Monday, July 30, 2012

A More Efficient Method?

What follows is a conditional. If you reject the antecedent, then obviously you reject the entire conditional.

Let us assume that you are a member of a large-scale libertarian socialist society. Almost all the world runs along collectivist or similar lines in some way or another, and runs well enough that no one is starving or suffering due to systemic failures. But you get a good idea. Well, two good ideas. The first is some very efficient new method for producing some desirable good or service. The other is that, since the idea is yours, you're going to see if you can't use it to benefit yourself more than other people. What's to stop you? Surely there's nothing wrong with hiring some workers on relatively exploitative terms (although probably still far, far less exploitative than those in modern society) and produce said good or service to the net benefit of all society! Why would anyone be opposed to that, so long as everyone involved agrees to the arrangement?

This was a question I was unable to answer in a recent conversation. However, having had time to reflect, I have not some several answers.

Let's start with the least obvious: if you try to create a subset of society where such exploitation is driven by anything other than survival necessity, you will inevitably be reintroducing all the problems of classism and authoritarian hierarchy — in this case, though, those are your problem, not the workers' problem. In capitalism, exploitation works out fine because workers have pretty much no other choice except to participate in a capitalist economy. If they lose or leave their job at a capitalist firm (and a magnanimous welfare state won't subsidize their unemployment) all they can do to survive is get another job at a capitalist firm (which might be a firm where they are their own boss, but that doesn't really change their relationship with the material wealth of society). In a libertarian society, if they are dissatisfied with work at your firm, they can simply leave and go work anywhere else in a voluntary organization. That is, unlike in capitalism, there is almost no cost to leaving your job, outside of purely physically practical considerations. So unless your hypothetically superior good or service is SO desirable, and SO beneficial to the people working for you (not to mention society at large), then there is little chance that people will be willing to continue working under inferior conditions. It is easy, when one holds the mistaken belief that we currently live in a free society, to forget that there are huge social and economic impediments against most people actually improving the conditions of their lives, set up both consciously and implicitly by capitalists and the institutions which they support and which support them. Such barriers would not exist in a free society, so there would be nothing to stop brain-drain (and hand-drain, as it were) away from any given exploitative firm and towards voluntary, libertarian firms.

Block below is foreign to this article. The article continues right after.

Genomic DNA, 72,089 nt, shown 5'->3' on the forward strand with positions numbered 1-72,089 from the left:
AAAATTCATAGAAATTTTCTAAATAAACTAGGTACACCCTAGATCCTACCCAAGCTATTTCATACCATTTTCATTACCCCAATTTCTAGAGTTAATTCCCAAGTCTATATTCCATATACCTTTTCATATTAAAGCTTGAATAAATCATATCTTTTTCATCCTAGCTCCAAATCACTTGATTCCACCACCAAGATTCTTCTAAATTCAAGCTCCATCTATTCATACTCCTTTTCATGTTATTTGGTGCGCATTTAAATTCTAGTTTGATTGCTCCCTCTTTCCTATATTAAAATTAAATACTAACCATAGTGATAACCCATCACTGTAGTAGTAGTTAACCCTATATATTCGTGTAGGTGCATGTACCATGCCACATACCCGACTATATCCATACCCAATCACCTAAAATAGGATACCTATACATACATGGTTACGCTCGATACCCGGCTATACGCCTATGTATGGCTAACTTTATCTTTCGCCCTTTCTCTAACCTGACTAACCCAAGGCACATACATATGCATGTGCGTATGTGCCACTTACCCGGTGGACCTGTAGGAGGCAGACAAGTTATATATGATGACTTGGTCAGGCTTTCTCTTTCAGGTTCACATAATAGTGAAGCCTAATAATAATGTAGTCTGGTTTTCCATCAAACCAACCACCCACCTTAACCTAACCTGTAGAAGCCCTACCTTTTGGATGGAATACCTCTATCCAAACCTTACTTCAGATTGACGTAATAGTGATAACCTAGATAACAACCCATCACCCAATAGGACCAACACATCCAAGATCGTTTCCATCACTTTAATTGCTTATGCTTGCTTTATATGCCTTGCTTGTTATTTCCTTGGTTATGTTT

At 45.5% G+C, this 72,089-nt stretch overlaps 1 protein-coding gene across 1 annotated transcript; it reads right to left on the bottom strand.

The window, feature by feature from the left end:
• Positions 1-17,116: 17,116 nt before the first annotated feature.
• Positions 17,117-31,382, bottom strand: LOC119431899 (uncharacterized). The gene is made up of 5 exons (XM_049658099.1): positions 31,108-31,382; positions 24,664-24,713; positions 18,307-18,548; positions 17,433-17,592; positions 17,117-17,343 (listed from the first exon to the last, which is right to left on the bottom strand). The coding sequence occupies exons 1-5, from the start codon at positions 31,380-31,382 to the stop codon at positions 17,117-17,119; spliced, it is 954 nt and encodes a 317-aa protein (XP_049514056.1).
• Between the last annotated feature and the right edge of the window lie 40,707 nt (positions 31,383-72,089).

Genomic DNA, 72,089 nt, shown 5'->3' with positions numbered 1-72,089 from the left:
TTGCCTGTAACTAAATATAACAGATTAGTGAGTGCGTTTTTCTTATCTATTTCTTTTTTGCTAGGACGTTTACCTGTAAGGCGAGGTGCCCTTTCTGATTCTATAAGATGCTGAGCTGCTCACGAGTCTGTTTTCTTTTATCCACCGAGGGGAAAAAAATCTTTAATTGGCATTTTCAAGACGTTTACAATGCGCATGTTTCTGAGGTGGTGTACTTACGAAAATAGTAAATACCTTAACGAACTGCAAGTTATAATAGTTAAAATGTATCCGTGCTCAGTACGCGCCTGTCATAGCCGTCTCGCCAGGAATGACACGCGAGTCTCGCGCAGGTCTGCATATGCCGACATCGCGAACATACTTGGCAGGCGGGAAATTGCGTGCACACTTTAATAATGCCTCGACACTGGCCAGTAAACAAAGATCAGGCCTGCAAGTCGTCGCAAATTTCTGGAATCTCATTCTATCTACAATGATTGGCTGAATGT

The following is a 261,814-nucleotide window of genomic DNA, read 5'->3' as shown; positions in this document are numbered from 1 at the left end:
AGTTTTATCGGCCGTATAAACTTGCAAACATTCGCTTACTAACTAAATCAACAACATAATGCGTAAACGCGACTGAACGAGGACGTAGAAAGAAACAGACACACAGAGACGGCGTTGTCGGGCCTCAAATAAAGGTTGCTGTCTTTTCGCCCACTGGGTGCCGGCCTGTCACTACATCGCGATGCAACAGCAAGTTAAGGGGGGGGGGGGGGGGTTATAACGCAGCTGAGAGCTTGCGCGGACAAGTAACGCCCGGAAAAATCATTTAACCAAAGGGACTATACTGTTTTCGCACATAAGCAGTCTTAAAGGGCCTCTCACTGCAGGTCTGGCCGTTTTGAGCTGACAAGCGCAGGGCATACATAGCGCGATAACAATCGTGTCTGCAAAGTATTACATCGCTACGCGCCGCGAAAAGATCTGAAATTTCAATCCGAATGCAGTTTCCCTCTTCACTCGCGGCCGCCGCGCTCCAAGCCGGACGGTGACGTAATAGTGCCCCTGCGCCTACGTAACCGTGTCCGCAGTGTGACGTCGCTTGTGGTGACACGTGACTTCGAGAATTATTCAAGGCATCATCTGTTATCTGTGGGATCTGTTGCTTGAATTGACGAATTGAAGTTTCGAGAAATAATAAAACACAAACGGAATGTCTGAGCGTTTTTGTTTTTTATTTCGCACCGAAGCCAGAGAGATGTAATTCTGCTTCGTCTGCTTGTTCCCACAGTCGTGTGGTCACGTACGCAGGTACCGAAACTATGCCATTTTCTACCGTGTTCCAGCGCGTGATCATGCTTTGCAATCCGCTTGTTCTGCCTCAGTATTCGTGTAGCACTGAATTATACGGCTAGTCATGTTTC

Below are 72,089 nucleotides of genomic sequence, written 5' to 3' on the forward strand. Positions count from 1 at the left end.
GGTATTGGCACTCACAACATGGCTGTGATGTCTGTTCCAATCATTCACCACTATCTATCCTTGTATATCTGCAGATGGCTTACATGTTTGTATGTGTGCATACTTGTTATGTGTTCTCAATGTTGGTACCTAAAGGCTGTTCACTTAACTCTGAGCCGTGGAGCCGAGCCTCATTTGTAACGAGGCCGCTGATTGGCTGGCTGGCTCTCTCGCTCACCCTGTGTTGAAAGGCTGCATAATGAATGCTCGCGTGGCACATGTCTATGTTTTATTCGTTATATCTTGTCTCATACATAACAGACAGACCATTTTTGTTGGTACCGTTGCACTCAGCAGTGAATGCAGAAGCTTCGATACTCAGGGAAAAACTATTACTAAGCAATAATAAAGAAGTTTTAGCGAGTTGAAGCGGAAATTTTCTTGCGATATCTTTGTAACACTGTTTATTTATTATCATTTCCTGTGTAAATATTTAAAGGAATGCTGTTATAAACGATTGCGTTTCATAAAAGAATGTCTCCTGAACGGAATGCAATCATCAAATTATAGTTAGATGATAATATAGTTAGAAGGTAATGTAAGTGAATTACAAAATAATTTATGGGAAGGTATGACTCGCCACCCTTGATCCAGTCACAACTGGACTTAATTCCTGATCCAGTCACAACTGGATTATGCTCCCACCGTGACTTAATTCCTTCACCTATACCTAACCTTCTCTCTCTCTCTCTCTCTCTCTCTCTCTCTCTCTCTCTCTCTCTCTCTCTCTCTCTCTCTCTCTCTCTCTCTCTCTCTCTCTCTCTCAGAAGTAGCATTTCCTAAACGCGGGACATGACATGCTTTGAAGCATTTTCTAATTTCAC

A second reason this would be unlikely to work is illustrated best by the results of the Ultimatum Game. Expanded to a larger society, it seems highly unlikely that a group of people would be willing to bequeath to any one individual so large a share of their collective wealth that a productive firm could be established with the resources. On a smaller scale, it seems unlikely that you would find many people who would be willing to work for a firm where they would earn relatively less than another worker, even if they (somehow) earn more than workers in other firms (again, without the societal and institutionalized economic coercion of capitalism). (That this entirely begs the question of what they are earning in a largely collectivist society without large-scale fiat currencies is left aside for the purpose of this discussion.)

A final reason this is unlikely to arise is the lack of institutionalized secrecy in a free society. If you were the manager of a firm which had a superior method of production, the only way to keep it from being copied by anyone and everyone (including all the libertarian, collective firms in that particular line of business) would be to keep it completely secret — high fences, pledges of confidentiality, dark windows. But whatever facility you use to run your firm would be owned by society at large — after all, outside of a capitalist system (including state capitalism), no one seriously thinks of a factory, a storefront, or a suite of industrial machinery as belonging to a single individual for their personal use. And outside of a society with capitalist-style property rights, you would have no right to stop people entering your factory or store or whatever to observe your methods and use them elsewhere. After all, if your firm can produce SUCH excess wealth that it's worth reinstating exploitative labor relations for, then everyone else will want to use it too. And since no capitalist firm is an island, huge chunks of the rest of society will have to be involved in you establishing your firm (building your factory, supplying your raw materials, etc, etc.). So, pretty soon, workers will have no reason to stay with an exploitative firm to produce that exact good or service, and will instead move to collective ones the first instance the exploitation outweighs the benefit.

There are probably other reasons besides the idea stated at the beginning of this post wouldn't work in a free society, but those three are the ones that I was able to articulate to myself in the last couple of days. They are, like any highly hypothetical discussion like this, premised on many assumptions which not everyone agrees with, including, I'm sure, the person who raised the hypothetical scenario in the first place. But they are all, I believe, answers consistent with the view of society, politics and ethics I advance.